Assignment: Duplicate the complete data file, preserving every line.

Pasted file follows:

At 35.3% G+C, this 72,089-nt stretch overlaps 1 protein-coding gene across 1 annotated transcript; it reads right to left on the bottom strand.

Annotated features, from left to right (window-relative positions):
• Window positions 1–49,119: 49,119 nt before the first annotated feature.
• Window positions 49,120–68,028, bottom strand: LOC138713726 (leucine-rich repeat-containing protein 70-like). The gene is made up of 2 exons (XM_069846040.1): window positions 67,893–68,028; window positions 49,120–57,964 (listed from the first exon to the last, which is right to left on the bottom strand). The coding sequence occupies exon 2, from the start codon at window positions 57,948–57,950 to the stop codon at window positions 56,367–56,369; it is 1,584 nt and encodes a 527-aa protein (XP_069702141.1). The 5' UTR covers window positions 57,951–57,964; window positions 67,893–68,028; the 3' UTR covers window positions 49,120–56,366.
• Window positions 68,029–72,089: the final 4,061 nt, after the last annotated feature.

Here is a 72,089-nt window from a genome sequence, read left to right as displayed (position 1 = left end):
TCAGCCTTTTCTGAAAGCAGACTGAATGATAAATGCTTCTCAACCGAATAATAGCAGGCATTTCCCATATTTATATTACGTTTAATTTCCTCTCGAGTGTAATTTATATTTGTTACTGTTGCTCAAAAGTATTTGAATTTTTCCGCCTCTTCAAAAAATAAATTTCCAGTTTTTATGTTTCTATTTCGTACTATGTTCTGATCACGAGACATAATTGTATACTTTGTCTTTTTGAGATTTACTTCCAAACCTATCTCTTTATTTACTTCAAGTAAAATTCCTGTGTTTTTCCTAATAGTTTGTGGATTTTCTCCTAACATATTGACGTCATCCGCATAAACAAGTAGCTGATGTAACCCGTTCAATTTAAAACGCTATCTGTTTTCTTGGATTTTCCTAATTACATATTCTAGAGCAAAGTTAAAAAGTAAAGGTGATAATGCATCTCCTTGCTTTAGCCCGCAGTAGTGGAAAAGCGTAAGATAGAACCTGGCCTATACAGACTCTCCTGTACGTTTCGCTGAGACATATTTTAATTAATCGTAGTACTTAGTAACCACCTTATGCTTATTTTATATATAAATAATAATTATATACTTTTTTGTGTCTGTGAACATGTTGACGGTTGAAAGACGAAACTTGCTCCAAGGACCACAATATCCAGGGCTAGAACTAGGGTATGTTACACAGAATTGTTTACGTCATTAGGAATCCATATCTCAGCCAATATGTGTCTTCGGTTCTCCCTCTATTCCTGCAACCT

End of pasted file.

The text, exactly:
At 35.3% G+C, this 72,089-nt stretch overlaps 1 protein-coding gene across 1 annotated transcript; it reads right to left on the bottom strand.

Annotated features, from left to right (window-relative positions):
• Window positions 1–49,119: 49,119 nt before the first annotated feature.
• Window positions 49,120–68,028, bottom strand: LOC138713726 (leucine-rich repeat-containing protein 70-like). The gene is made up of 2 exons (XM_069846040.1): window positions 67,893–68,028; window positions 49,120–57,964 (listed from the first exon to the last, which is right to left on the bottom strand). The coding sequence occupies exon 2, from the start codon at window positions 57,948–57,950 to the stop codon at window positions 56,367–56,369; it is 1,584 nt and encodes a 527-aa protein (XP_069702141.1). The 5' UTR covers window positions 57,951–57,964; window positions 67,893–68,028; the 3' UTR covers window positions 49,120–56,366.
• Window positions 68,029–72,089: the final 4,061 nt, after the last annotated feature.

Here is a 72,089-nt window from a genome sequence, read left to right as displayed (position 1 = left end):
TCAGCCTTTTCTGAAAGCAGACTGAATGATAAATGCTTCTCAACCGAATAATAGCAGGCATTTCCCATATTTATATTACGTTTAATTTCCTCTCGAGTGTAATTTATATTTGTTACTGTTGCTCAAAAGTATTTGAATTTTTCCGCCTCTTCAAAAAATAAATTTCCAGTTTTTATGTTTCTATTTCGTACTATGTTCTGATCACGAGACATAATTGTATACTTTGTCTTTTTGAGATTTACTTCCAAACCTATCTCTTTATTTACTTCAAGTAAAATTCCTGTGTTTTTCCTAATAGTTTGTGGATTTTCTCCTAACATATTGACGTCATCCGCATAAACAAGTAGCTGATGTAACCCGTTCAATTTAAAACGCTATCTGTTTTCTTGGATTTTCCTAATTACATATTCTAGAGCAAAGTTAAAAAGTAAAGGTGATAATGCATCTCCTTGCTTTAGCCCGCAGTAGTGGAAAAGCGTAAGATAGAACCTGGCCTATACAGACTCTCCTGTACGTTTCGCTGAGACATATTTTAATTAATCGTAGTACTTAGTAACCACCTTATGCTTATTTTATATATAAATAATAATTATATACTTTTTTGTGTCTGTGAACATGTTGACGGTTGAAAGACGAAACTTGCTCCAAGGACCACAATATCCAGGGCTAGAACTAGGGTATGTTACACAGAATTGTTTACGTCATTAGGAATCCATATCTCAGCCAATATGTGTCTTCGGTTCTCCCTCTATTCCTGCAACCT